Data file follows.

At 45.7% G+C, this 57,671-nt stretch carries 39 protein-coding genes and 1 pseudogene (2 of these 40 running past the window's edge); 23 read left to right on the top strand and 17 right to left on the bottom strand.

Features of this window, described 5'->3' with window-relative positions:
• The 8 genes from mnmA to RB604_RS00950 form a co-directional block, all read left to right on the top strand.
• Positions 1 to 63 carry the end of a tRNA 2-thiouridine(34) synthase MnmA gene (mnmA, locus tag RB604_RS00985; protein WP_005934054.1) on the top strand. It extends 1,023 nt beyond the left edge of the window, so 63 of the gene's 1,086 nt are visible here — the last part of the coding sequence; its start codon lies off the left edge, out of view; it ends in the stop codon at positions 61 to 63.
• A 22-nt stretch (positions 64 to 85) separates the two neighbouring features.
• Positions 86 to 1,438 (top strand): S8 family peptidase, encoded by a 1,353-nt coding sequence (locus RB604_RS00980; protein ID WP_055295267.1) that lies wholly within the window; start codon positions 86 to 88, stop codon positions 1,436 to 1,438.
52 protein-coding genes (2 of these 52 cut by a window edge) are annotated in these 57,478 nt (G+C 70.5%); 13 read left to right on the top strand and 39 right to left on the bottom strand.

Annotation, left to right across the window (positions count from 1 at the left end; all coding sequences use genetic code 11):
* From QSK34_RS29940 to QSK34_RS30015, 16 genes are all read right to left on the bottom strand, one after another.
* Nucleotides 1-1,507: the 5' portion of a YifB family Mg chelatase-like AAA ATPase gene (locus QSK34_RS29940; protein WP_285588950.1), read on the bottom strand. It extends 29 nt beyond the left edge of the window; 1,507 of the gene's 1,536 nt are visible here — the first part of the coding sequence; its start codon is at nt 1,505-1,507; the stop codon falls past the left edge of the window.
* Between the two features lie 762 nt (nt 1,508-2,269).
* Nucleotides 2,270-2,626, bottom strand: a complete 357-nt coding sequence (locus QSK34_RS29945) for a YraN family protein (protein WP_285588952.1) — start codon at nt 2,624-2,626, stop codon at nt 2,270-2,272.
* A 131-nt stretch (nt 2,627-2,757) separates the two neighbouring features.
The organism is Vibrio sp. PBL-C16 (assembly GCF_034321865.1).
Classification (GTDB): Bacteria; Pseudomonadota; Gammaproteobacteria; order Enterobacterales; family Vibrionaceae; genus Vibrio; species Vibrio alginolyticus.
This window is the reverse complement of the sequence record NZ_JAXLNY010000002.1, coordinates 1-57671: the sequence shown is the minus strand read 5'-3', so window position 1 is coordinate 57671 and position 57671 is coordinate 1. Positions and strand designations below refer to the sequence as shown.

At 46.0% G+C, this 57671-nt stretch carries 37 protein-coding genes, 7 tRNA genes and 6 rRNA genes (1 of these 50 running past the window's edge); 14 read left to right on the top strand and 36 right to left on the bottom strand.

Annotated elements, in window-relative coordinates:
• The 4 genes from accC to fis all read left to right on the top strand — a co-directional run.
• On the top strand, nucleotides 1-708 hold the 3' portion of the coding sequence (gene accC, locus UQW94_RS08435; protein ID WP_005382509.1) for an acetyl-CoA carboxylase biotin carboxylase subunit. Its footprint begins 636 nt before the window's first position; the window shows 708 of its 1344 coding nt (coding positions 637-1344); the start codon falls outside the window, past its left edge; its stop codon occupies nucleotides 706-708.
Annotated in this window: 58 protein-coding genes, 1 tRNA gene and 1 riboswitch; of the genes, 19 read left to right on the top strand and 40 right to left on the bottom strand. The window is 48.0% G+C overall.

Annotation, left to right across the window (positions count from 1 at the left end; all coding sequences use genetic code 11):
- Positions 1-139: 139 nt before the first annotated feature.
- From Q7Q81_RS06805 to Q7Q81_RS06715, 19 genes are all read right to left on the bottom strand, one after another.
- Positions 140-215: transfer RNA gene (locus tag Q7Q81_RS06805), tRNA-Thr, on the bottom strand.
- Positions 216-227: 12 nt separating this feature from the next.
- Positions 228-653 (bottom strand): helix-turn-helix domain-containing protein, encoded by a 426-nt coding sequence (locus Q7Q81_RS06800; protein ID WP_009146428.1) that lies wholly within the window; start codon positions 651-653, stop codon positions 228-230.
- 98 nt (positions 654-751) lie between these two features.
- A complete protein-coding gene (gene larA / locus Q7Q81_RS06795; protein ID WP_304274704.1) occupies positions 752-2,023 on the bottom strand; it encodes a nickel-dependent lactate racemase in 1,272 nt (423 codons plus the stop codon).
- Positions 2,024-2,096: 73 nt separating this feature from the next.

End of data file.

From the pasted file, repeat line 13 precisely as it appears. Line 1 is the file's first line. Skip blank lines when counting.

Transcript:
* A 131-nt stretch (nt 2,627-2,757) separates the two neighbouring features.